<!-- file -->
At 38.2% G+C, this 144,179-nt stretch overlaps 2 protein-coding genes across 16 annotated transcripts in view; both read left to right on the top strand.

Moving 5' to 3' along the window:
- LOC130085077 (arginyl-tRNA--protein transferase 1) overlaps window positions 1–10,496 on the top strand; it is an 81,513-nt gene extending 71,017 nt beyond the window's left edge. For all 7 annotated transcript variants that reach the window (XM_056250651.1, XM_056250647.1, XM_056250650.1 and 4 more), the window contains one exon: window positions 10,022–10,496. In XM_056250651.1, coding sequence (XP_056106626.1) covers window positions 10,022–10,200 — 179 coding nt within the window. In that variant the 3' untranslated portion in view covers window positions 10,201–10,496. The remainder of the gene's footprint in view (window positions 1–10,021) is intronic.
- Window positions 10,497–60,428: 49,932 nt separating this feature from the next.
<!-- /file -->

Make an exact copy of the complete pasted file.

At 38.2% G+C, this 144,179-nt stretch overlaps 2 protein-coding genes across 16 annotated transcripts in view; both read left to right on the top strand.

Moving 5' to 3' along the window:
- LOC130085077 (arginyl-tRNA--protein transferase 1) overlaps window positions 1–10,496 on the top strand; it is an 81,513-nt gene extending 71,017 nt beyond the window's left edge. For all 7 annotated transcript variants that reach the window (XM_056250651.1, XM_056250647.1, XM_056250650.1 and 4 more), the window contains one exon: window positions 10,022–10,496. In XM_056250651.1, coding sequence (XP_056106626.1) covers window positions 10,022–10,200 — 179 coding nt within the window. In that variant the 3' untranslated portion in view covers window positions 10,201–10,496. The remainder of the gene's footprint in view (window positions 1–10,021) is intronic.
- Window positions 10,497–60,428: 49,932 nt separating this feature from the next.